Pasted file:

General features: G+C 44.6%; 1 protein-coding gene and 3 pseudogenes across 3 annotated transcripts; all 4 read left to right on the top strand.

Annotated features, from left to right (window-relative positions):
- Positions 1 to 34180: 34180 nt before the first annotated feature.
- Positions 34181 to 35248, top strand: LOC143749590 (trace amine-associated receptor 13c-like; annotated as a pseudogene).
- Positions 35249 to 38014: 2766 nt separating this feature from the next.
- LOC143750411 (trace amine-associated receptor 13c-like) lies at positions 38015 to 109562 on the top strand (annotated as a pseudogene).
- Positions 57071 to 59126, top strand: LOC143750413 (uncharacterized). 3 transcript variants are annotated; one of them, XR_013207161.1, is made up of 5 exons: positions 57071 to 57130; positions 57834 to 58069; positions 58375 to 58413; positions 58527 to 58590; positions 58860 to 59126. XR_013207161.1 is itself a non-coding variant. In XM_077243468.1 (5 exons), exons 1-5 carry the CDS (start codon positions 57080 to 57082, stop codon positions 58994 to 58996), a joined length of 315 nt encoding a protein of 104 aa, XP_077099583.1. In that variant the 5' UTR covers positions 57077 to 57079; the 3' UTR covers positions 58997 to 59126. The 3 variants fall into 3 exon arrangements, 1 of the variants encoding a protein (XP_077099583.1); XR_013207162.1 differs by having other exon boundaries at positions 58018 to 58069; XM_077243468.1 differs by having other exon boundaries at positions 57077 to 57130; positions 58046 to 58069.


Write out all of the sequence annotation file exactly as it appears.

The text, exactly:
General features: G+C 44.6%; 1 protein-coding gene and 3 pseudogenes across 3 annotated transcripts; all 4 read left to right on the top strand.

Annotated features, from left to right (window-relative positions):
- Positions 1 to 34180: 34180 nt before the first annotated feature.
- Positions 34181 to 35248, top strand: LOC143749590 (trace amine-associated receptor 13c-like; annotated as a pseudogene).
- Positions 35249 to 38014: 2766 nt separating this feature from the next.
- LOC143750411 (trace amine-associated receptor 13c-like) lies at positions 38015 to 109562 on the top strand (annotated as a pseudogene).
- Positions 57071 to 59126, top strand: LOC143750413 (uncharacterized). 3 transcript variants are annotated; one of them, XR_013207161.1, is made up of 5 exons: positions 57071 to 57130; positions 57834 to 58069; positions 58375 to 58413; positions 58527 to 58590; positions 58860 to 59126. XR_013207161.1 is itself a non-coding variant. In XM_077243468.1 (5 exons), exons 1-5 carry the CDS (start codon positions 57080 to 57082, stop codon positions 58994 to 58996), a joined length of 315 nt encoding a protein of 104 aa, XP_077099583.1. In that variant the 5' UTR covers positions 57077 to 57079; the 3' UTR covers positions 58997 to 59126. The 3 variants fall into 3 exon arrangements, 1 of the variants encoding a protein (XP_077099583.1); XR_013207162.1 differs by having other exon boundaries at positions 58018 to 58069; XM_077243468.1 differs by having other exon boundaries at positions 57077 to 57130; positions 58046 to 58069.